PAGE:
Ryan is growing the region’s tech ecosystem as President of KCnext. His background in recruiting angel investors to KC is serving him well as he shifts his focus to attracting tech companies and a growing workforce.
When did the need for a dedicated technology council become apparent?
In 2009, the Kansas City Area Development Council (KCADC) created KCnext after being approached by a small group of tech leaders. KCADC was having a lot of success attracting numerous companies to Kansas City. However, none of these new firms were tech companies. Knowing there was a sizeable tech industry in Kansas City, the KCADC marketing team created KCnext as an industry-led marketing initiative to highlight the industry in our region, similar to how they created the Animal Health Corridor and KC SmartPort in the past.
Fast forward a few years to 2011, and KCADC acquired SITAKS, a tech association based in Kansas. In 2012, we launched KCnext – The Technology Council of Greater Kansas City as a regional, membership-based organization.
What’s your version of the Kansas City sales pitch?
It depends who I’m talking to! In general, Kansas Citians have been guilty of using blanket statements to describe our region – using terms like barbecue, jazz, fountains and boulevards. We’ve got much more to sell, and most of the world knows us for BBQ already.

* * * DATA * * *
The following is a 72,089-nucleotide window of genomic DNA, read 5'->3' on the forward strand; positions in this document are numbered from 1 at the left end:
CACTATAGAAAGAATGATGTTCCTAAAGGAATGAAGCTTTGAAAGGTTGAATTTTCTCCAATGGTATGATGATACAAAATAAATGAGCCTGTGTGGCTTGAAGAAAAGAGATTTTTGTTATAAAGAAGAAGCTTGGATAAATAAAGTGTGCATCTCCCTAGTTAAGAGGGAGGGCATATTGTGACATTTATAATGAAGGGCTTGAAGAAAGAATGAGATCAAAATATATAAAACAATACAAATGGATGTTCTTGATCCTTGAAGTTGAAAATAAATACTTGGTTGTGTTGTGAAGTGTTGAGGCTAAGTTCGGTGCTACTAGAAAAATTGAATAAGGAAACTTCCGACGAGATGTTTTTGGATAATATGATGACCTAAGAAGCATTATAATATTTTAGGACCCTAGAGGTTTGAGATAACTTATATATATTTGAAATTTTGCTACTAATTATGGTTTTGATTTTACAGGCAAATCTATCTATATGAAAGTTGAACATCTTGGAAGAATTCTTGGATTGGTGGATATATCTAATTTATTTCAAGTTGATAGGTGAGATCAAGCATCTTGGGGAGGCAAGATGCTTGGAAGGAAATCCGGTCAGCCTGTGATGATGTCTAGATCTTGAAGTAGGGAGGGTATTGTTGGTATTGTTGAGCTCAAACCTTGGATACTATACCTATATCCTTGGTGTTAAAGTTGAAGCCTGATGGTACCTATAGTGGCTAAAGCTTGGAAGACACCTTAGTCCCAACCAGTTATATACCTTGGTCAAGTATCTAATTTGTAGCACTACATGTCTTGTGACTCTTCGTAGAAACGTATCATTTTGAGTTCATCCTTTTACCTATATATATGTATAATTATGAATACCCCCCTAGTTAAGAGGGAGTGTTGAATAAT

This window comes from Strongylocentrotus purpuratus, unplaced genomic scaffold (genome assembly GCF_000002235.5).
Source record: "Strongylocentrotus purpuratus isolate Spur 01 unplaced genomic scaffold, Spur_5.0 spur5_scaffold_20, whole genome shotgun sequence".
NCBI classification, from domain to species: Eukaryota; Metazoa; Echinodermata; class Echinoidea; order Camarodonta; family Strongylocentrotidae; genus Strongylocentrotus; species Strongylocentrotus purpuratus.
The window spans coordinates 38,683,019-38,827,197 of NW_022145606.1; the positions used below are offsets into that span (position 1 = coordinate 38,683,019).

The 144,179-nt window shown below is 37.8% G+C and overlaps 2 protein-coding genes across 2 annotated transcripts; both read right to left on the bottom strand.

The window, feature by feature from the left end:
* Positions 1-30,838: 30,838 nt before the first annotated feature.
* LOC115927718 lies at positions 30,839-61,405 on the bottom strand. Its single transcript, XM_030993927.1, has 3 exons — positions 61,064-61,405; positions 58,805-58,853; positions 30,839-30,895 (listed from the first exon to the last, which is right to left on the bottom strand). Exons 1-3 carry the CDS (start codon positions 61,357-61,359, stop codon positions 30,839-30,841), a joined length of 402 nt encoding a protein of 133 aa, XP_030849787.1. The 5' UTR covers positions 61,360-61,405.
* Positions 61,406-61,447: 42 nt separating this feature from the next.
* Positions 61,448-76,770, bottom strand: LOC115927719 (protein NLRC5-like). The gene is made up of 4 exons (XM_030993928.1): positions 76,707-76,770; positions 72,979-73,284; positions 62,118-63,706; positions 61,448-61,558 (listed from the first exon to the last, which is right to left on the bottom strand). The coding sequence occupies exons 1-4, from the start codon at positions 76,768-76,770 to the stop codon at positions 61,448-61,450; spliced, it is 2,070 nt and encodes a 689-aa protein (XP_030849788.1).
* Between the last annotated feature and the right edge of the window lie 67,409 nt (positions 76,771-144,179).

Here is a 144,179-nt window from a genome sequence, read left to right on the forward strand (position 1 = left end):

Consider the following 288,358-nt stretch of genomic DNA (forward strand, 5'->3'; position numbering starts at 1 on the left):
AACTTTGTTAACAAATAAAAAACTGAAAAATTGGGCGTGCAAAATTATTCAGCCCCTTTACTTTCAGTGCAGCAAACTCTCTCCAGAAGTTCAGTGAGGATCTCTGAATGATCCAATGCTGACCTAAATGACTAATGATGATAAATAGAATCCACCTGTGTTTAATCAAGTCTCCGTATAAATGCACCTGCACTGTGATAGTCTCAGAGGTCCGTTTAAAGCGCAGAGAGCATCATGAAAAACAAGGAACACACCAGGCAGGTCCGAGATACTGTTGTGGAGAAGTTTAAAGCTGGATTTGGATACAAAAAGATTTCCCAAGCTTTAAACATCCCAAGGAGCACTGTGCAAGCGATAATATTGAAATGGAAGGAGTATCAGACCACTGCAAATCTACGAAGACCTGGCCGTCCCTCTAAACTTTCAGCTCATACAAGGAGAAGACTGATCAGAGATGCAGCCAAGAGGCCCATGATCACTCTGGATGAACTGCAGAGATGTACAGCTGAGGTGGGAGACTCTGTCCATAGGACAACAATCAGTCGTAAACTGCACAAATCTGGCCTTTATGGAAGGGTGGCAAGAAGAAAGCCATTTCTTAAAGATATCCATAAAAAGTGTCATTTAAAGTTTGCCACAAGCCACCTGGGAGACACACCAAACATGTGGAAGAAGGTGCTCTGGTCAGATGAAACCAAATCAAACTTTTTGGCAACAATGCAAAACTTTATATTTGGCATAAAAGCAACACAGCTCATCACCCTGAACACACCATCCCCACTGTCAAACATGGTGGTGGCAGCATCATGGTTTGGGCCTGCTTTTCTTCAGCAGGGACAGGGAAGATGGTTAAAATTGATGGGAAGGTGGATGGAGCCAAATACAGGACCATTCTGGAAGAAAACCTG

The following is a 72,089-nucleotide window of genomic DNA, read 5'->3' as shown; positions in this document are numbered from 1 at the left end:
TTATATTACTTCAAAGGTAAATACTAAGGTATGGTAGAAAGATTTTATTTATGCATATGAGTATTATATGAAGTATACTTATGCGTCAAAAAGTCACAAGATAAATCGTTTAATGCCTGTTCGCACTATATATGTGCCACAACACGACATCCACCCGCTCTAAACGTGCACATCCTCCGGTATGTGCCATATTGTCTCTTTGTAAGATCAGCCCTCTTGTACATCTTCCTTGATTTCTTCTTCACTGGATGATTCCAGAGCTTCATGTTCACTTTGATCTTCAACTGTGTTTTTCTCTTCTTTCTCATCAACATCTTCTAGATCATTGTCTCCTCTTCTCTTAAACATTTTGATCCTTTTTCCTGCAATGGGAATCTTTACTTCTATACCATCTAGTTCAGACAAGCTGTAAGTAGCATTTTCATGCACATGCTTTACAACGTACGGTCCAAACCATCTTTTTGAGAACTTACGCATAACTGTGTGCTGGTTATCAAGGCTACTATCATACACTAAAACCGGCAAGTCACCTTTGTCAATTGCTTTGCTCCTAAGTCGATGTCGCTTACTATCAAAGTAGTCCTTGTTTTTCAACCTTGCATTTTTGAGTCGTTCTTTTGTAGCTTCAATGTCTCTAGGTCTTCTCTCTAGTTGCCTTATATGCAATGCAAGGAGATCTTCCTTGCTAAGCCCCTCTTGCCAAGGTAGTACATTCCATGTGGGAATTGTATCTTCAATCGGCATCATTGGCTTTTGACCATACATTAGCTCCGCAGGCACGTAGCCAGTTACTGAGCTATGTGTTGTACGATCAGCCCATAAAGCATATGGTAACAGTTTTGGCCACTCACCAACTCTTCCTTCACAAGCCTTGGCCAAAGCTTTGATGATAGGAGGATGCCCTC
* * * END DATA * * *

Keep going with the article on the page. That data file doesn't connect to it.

These days, most young people choose a city before they choose a job. Kansas City is a city of choice because of our exploding art, culture, food and music scene, not to mention a vibrant downtown urban-living environment with a streetcar on the way.
The affordability of living in Kansas City is one of our key advantages compared to the coasts. This luxury allows you to choose your lifestyle whether you want urban, suburban or rural. We have award-winning public schools and neighborhoods to raise a family.
Moral of the story: It’s important to understand your audience and customize your pitch.
What’s the next hurdle to overcome as a region?
We can do a better job of educating our elected officials about the importance of creating policies that will draw young, talented people and companies to our region.
Anything people reading this can do to support local tech?
Learn to code! I’m serious. Software development skills are in high demand right now, and this need won’t be slowing down. Just in Kansas City, there are 2,000+ open tech positions, and the average annual salary for a tech job is $89,000+.
What is your latest epiphany?
This city is on a rollercoaster of momentum and civic pride. I am sure all of us have noticed. Then I wondered who else has noticed? Well, that may be a tough question to answer because the answer may be immeasurable. On a recent returning flight to Kansas City, I was wearing a KC Royals hat and I wasn’t the only one. In fact, there were so many blue KC hat wearing passengers the flight attendants noticed. I guess going to the World Series will do that.